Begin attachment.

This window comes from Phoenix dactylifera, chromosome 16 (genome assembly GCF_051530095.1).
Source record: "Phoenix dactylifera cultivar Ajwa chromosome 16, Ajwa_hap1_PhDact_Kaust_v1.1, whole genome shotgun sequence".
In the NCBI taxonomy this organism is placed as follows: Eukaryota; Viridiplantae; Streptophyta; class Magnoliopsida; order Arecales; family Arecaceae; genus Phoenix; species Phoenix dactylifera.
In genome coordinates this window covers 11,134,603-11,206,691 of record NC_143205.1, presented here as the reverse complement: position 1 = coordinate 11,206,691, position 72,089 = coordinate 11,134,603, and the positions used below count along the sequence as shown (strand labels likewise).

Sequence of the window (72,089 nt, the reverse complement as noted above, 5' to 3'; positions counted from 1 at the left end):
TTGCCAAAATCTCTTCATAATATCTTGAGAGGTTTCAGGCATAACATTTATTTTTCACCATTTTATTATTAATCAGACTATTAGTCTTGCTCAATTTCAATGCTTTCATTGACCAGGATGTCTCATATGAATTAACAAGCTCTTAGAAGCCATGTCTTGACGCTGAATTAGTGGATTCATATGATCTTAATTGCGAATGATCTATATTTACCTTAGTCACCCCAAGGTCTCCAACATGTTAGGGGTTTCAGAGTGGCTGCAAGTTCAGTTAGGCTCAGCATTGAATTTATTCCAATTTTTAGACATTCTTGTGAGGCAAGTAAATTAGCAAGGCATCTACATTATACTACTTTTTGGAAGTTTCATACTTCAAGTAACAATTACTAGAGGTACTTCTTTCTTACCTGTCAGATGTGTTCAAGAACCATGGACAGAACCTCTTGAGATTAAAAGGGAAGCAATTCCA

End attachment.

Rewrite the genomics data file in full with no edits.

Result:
This window comes from Phoenix dactylifera, chromosome 16 (genome assembly GCF_051530095.1).
Source record: "Phoenix dactylifera cultivar Ajwa chromosome 16, Ajwa_hap1_PhDact_Kaust_v1.1, whole genome shotgun sequence".
In the NCBI taxonomy this organism is placed as follows: Eukaryota; Viridiplantae; Streptophyta; class Magnoliopsida; order Arecales; family Arecaceae; genus Phoenix; species Phoenix dactylifera.
In genome coordinates this window covers 11,134,603-11,206,691 of record NC_143205.1, presented here as the reverse complement: position 1 = coordinate 11,206,691, position 72,089 = coordinate 11,134,603, and the positions used below count along the sequence as shown (strand labels likewise).

Sequence of the window (72,089 nt, the reverse complement as noted above, 5' to 3'; positions counted from 1 at the left end):
TTGCCAAAATCTCTTCATAATATCTTGAGAGGTTTCAGGCATAACATTTATTTTTCACCATTTTATTATTAATCAGACTATTAGTCTTGCTCAATTTCAATGCTTTCATTGACCAGGATGTCTCATATGAATTAACAAGCTCTTAGAAGCCATGTCTTGACGCTGAATTAGTGGATTCATATGATCTTAATTGCGAATGATCTATATTTACCTTAGTCACCCCAAGGTCTCCAACATGTTAGGGGTTTCAGAGTGGCTGCAAGTTCAGTTAGGCTCAGCATTGAATTTATTCCAATTTTTAGACATTCTTGTGAGGCAAGTAAATTAGCAAGGCATCTACATTATACTACTTTTTGGAAGTTTCATACTTCAAGTAACAATTACTAGAGGTACTTCTTTCTTACCTGTCAGATGTGTTCAAGAACCATGGACAGAACCTCTTGAGATTAAAAGGGAAGCAATTCCA